Worn by Norwegians since 1853, made by Lithuanians in 2013

It’s no secret that I find brand identity quite interesting, and also the matter where things are produced, such as in the matter of “made in Britain“. Following up on this, here are my musings following my purchase of a woolly jumper.

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I recently found that I needed a good wool jumper, something thick and warm for the upcoming colder times. Surprisingly, I came across a really great jumper in the sports shop next to my office, and snapped it up. A really thick and well-knit Norwegian jumper, proudly proclaiming to have been worn by Norwegians since 1853.

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Devold of Norway, the company in question have a long and proud history, claiming to have outfitted the glorious Polar expeditions of Nansen and Amundsen, among other merits of note. Could you possibly have a more glorious back-story than having supplied guys like these with their cold-weather gear? At a time when the conquest of the Poles was actually a really Big Deal (not the mid-life crisis activity it has become now)? It is a little hard to imagine. How can you fail with your product being endorsed, albeit posthumously, by genuine Arctic heroes?

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Well, for starters you can flush everything that made our company special down the toilet, i.e. your unique history, the only aspect of your company that can’t be replicated by someone younger, cheaper and keener, in fact, the only way you can ensure your company will have a future as more than a despicable shell of what it once was.

Devold of Norway works the heritage angle for what it’s worth. “Worn by Norwegians since 1853”, indeed. Now, you’ll no doubt be wondering why I’m writing about this at all? Well, for all the heritage and quality apparent here, there is a definite dark side, a hint is in the careful use of the word “worn” on the label. On the inside of the jumper is this label, with Norwegian colours and even the presumed location of the factory mentioned:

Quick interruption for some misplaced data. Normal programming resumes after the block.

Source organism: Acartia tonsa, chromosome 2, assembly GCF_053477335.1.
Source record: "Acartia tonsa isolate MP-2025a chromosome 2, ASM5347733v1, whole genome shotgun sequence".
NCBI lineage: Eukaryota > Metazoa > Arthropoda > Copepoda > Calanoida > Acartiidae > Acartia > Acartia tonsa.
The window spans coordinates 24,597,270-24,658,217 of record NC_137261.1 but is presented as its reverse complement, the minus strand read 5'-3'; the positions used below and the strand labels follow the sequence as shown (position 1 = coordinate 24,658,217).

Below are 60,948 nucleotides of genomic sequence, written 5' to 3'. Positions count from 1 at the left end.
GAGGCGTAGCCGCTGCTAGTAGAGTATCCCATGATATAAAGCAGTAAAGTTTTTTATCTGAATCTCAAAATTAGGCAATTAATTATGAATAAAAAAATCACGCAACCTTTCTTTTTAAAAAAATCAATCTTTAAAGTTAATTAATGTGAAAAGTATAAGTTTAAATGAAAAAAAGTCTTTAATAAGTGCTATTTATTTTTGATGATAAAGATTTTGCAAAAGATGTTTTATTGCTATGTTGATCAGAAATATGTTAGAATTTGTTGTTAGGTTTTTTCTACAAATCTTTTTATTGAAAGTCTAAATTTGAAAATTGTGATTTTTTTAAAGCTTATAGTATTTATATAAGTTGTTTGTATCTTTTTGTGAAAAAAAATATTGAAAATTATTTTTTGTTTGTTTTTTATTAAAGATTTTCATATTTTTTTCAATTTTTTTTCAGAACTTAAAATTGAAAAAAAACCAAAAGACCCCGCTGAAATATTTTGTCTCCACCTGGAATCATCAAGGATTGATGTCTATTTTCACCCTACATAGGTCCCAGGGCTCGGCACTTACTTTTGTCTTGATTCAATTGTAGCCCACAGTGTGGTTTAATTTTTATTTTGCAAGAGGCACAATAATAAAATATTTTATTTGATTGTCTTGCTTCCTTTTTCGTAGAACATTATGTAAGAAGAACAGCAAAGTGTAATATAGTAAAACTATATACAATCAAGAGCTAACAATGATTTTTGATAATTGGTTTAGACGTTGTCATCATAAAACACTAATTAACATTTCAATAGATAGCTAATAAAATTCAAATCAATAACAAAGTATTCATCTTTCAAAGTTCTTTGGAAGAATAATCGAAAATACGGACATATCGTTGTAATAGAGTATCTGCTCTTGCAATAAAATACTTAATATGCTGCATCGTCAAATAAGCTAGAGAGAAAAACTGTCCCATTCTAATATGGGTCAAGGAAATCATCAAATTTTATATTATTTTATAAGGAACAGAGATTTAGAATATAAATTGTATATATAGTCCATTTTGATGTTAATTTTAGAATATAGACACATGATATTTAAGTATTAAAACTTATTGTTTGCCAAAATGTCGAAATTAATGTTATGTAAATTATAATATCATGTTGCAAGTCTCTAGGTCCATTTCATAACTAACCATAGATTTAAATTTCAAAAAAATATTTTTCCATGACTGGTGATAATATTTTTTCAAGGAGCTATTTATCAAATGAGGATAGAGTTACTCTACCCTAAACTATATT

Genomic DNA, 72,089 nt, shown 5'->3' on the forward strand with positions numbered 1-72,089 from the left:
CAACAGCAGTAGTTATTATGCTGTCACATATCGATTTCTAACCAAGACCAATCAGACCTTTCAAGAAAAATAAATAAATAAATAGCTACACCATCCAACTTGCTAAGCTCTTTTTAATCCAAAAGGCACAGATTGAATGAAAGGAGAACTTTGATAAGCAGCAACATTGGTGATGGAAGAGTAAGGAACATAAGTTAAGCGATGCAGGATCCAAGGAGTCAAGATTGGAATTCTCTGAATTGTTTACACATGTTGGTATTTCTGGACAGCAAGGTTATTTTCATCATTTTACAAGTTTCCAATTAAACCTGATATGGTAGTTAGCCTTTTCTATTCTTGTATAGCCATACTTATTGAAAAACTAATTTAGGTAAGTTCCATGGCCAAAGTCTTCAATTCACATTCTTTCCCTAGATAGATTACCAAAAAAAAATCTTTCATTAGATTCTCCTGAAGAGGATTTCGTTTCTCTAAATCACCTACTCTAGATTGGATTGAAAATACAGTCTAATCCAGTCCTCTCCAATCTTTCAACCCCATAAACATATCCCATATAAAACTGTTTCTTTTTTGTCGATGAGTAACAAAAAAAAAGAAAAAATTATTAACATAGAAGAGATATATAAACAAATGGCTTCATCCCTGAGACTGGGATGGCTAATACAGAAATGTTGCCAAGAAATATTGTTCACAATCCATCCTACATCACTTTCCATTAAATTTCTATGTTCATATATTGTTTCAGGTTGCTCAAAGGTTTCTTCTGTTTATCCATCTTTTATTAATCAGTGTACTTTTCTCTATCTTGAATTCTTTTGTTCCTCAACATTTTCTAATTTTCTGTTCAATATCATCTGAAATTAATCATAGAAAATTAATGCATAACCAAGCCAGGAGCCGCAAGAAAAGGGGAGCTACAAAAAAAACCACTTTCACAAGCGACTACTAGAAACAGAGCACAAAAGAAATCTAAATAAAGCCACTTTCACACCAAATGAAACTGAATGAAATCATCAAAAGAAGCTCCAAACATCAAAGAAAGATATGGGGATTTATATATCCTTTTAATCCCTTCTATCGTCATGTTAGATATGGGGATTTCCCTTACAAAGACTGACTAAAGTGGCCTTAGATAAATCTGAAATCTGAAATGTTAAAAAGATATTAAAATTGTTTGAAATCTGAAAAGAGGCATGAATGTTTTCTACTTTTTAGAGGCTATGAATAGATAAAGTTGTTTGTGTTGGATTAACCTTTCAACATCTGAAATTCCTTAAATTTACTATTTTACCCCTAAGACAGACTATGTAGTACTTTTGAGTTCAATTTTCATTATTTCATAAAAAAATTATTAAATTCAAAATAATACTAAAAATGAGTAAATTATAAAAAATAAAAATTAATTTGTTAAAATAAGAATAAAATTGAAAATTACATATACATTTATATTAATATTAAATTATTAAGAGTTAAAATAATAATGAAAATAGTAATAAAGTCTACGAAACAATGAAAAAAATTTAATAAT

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And on the flip-side of the label is this:

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And Ka-boom! All the brand history, heritage aspect and well, Norwegianness is instantly eradicated. My good feelings towards the brand evaporate in light of them being Yet Another Company that flagged out their production to maximise profit. I realise that they probably have any number of financial advisers that are really clever with their spreadsheets and made a very clear business case for Lithuania or bust, but don’t they realise the short-sightedness of their actions?

This is me, in my small way, letting them know that they are dead to me.

6 Responses to “Worn by Norwegians since 1853, made by Lithuanians in 2013”

  1. Antoine Becaglia (@AntoineBecaglia)

    Very well spotted! Likewise I find it ever so interesting and ever so common now that brands are proud to announce the “designed in…” rather than the “made in…” . Many British brands do that and I find it dumbfounding – I suppose no customers will think: ” oh so this item was designed by one guy on a computer in England and send by email to a factory in xxx”.

    Reply
    • Well Dressed Dad

      Yes, I do like the sweater. It is well made and decent. There is that slight feeling of being cheated though, as Devold of Lithuania doesn’t have quite the same ring to it as Devold of Norway.

      Reply
  2. Scratch

    To add to this in a slightly less fatuous but perhaps more oblique fashion – are you aware of the brand Napapijri? To the outsider they appear to be a heavily branded outdoor clothing group from Norway.
    They are in fact a totally “invented” brand from Italy and the word Napapijri is actually Finnish rather than Norwegian.

    It’s a total confidence trick.

    Reply

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